GUWAHATI: On a day goalkeeping errors should have been the highlight, turf became the talking point at Indira Gandhi Athletic Stadium. It was as much a test for the ground as for Mali and Ghana, following 24 hours of almost incessant rain.
Conditions were such that there were talks the quarterfinal might be postponed to the reserve day. Scenes of the ground staff sweeping water off the surface and spraying sawdust before kick-off lent credence to such talks.
Thanks to the underground drainage system, puddles did not form, despite a downpour that kept getting heavy. Due to this, the ball did not float, but it stopped awkwardly, forcing players to adjust to the lack of bounce and rolling. The Ghana camp felt the match should have been called off. Mali did not say that after the 2-1 win, but agreed that conditions were difficult.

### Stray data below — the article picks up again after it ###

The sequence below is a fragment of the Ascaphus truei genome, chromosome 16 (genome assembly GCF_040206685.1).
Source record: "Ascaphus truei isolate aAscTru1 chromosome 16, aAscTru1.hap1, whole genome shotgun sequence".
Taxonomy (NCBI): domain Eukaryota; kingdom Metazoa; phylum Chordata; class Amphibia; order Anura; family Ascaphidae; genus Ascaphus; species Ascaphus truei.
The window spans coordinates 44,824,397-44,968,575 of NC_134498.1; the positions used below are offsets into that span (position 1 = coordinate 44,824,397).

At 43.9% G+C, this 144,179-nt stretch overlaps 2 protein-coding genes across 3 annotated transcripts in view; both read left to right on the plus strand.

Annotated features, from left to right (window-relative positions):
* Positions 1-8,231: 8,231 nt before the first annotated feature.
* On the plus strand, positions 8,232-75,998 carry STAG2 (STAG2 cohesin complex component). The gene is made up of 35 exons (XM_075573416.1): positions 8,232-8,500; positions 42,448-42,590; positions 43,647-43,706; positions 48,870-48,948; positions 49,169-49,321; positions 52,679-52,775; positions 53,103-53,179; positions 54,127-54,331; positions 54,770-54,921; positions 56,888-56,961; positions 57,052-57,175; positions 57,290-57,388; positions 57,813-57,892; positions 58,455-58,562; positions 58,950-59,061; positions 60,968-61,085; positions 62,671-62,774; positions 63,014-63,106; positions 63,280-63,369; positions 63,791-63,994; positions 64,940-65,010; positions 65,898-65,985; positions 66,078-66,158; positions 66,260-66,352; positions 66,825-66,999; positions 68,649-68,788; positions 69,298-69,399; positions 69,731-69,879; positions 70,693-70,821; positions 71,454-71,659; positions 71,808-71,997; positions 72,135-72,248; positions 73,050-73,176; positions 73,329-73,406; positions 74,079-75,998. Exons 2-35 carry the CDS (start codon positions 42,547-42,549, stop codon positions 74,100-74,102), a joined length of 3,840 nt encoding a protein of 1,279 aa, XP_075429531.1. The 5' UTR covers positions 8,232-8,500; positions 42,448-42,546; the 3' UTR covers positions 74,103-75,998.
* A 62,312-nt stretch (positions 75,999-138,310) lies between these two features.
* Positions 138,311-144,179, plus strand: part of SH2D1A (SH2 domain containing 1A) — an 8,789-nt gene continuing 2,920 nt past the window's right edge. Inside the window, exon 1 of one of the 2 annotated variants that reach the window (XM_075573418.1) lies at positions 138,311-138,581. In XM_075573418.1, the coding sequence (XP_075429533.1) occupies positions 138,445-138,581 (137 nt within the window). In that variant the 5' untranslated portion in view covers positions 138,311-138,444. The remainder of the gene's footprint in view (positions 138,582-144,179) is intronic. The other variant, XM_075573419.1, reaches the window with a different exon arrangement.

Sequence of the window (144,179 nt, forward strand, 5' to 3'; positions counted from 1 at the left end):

Rules state that for a match to be called off, the ball has to float. While that was not the case, conditions were difficult, as the ball started stopping almost from the first minute. Passing became a tricky proposition and players had to make late adjustments while releasing and receiving the ball. It was particularly troublesome near the flanks along the centre line, where the ball was hardly moving.
Mali were the better side in terms of probing the opposition and looked more compact in defence and midfield. But they were lucky to see Ghana keeper Danlad Ibrahim concede at the near post, before a shocking error in judgement resulted in the second goal.
With no sheds in vast parts of the stands, many of the 3706 (official attendance) spectators had a tough time. The rain was persistent and the breeze made people shiver in the uncovered areas. While officials can take credit for laying a pitch with a smart drainage system, sparing a thought for those who watch should be the next consideration.